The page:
- Harvest the leaves in the spring. Leaves are usually the most tender and sweet in the spring, when the new growth starts. After the plant goes to seed, the leaves are typically bitter. Some species do get sweeter after a frost, though.
- Harvest the berries in the summer or early fall. Berries and fruit from wild plants are usually ripe in the summer to early fall. However, some fruits, like rose hips and autumn olives, should be harvested after a frost or two.
- Harvest the roots in the fall. Before winter comes, plants focus more of their energy into developing a strong root system, to protect them from winter. This means that the roots have the most nutrient and medicinal content in the fall.
- Never eat anything you can’t 100% identify. There are some edible plants that have deathly poisonous lookalikes, so proper identification is crucial.
- Forage only the “active” parts of the plant, based on the season (see foraging guidelines above). It’s important to use the right parts of the plant at the right time.
- Never harvest more than 1/3 of the plant. In order to avoid permanently damaging the plant, you shouldn’t harvest all of the leaves, or all of the berries, or all of the roots of each individual plant.
- Never harvest more than 1/3 of the plants in any given area. Make sure that you don’t totally wipe out the population of the plant in an area, so it can replenish itself.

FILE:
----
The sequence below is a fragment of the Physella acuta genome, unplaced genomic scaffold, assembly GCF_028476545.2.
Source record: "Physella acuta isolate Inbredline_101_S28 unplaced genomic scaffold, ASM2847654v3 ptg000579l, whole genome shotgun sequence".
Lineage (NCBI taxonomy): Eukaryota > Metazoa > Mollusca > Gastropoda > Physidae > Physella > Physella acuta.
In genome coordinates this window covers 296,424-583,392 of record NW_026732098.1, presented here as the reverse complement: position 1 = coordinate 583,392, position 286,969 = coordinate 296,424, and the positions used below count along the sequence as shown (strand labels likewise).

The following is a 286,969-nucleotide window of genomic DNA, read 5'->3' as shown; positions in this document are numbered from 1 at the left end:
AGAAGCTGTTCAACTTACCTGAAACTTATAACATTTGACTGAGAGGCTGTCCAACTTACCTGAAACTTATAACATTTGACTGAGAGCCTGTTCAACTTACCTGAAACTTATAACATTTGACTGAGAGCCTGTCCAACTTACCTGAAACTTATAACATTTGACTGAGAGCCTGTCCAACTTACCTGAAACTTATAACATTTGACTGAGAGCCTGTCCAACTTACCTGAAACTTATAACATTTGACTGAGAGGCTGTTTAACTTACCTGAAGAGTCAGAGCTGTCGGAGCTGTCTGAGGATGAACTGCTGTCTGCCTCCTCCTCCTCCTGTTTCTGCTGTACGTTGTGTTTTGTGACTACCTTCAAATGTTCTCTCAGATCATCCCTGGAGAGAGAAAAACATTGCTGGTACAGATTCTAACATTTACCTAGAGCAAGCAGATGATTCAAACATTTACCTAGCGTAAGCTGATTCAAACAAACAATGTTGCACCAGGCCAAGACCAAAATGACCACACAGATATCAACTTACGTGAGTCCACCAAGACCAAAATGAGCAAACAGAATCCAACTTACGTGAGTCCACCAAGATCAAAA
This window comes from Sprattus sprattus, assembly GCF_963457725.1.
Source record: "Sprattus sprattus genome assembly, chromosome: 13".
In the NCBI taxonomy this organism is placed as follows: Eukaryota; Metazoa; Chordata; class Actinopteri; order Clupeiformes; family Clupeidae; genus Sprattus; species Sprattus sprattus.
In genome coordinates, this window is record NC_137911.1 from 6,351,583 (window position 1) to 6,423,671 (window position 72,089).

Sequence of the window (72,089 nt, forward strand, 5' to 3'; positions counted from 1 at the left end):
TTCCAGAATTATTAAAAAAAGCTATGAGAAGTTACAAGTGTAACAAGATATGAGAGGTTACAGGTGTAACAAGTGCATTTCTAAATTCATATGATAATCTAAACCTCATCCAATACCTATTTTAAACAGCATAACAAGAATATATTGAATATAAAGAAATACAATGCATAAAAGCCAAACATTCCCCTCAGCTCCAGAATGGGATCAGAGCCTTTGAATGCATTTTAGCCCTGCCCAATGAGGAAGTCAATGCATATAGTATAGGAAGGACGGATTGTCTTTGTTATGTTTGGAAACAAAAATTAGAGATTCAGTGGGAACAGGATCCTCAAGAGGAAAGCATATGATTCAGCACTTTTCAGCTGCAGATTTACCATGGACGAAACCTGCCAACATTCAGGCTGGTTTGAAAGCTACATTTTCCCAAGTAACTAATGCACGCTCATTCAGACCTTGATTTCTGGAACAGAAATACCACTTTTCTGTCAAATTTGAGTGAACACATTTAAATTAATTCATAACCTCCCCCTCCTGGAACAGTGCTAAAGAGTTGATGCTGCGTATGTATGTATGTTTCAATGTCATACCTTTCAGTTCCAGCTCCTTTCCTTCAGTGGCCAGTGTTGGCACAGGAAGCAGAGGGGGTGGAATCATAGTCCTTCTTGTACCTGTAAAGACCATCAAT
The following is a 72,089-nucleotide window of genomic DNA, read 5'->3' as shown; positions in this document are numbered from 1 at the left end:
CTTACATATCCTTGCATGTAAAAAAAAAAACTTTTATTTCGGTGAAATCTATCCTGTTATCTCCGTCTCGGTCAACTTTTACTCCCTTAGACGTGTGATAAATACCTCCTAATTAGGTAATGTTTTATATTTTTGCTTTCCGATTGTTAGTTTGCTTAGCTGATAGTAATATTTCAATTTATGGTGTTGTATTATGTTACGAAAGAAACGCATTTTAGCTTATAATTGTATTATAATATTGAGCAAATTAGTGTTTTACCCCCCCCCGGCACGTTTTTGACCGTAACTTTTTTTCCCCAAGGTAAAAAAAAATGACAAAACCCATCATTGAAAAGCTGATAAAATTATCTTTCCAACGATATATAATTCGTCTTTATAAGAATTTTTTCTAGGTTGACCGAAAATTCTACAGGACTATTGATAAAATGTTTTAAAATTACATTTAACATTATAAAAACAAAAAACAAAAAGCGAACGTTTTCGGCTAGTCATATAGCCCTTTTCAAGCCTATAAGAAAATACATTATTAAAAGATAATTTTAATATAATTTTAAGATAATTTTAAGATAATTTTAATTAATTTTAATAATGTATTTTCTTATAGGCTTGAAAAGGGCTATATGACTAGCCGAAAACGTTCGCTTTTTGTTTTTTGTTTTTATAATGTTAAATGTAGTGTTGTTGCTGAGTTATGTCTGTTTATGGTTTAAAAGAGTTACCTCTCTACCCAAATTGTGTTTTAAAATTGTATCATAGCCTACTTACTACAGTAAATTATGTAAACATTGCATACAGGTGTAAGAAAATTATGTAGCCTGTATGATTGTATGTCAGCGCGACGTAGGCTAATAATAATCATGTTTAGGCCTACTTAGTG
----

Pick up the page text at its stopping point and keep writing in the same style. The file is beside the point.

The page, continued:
- Leave no trace. Pack it in, pack it out. Don’t leave trash in your foraging area, and don’t damage the surrounding areas in any way.
- Don’t trespass to forage. Make sure you don’t forage on private property, unless you have asked permission first. Around here, orange fence posts mean no trespassing.
- Don’t forage near pollution. Roadways can leave pollution on the surrounding plants. You don’t want those chemicals on your food!
- Leave endangered species alone. There are many endangered plant species in the world. Please familiarize yourself with the ones in your area, so you don’t contribute to their demise.
- Don’t take more than you can use. Be a good steward of the plants you want to use. Don’t be wasteful with them, and use them to their full potential.
- Save some for the bees. Please keep in mind, early spring flowers can be an important first food for the bees. Make sure that they have plenty to eat. The bees need our help!
Go forage some free food!
Now that you’ve learned how to forage properly, I hope you’ll get out and do some of your own. It’s easy, fun, and frugal. What better way to get a good dose of Vitamin D! I have a few other foraging posts to help you out, from spring foraging, fall foraging, foraging for medicine, and foraging common mallow. What are you most excited to forage for?
If you’re also interested in foraging for your own medicine and other home remedies, you need this book! The Lost Book of Herbal Remedies has lots of plants you can forage in your own backyard to make healing medicine for your family.
I want to learn more about foraging. Where I live there are lots of blackberries, and some old homesteads have apple trees. We have lots of mushrooms in the backcountry but I don’t know enough to be safe for those. Local classes always fill up fast. – Margy
I’ve had a hard time with mushrooms, too. The Hubs got me a mushroom identification pamphlet, but it’s so hard for me to be sure, and I won’t eat it unless I’m absolutely sure it’s safe. You might be able to find a Facebook group on mushrooms, where you could post pics and the members might be able to help you identify them.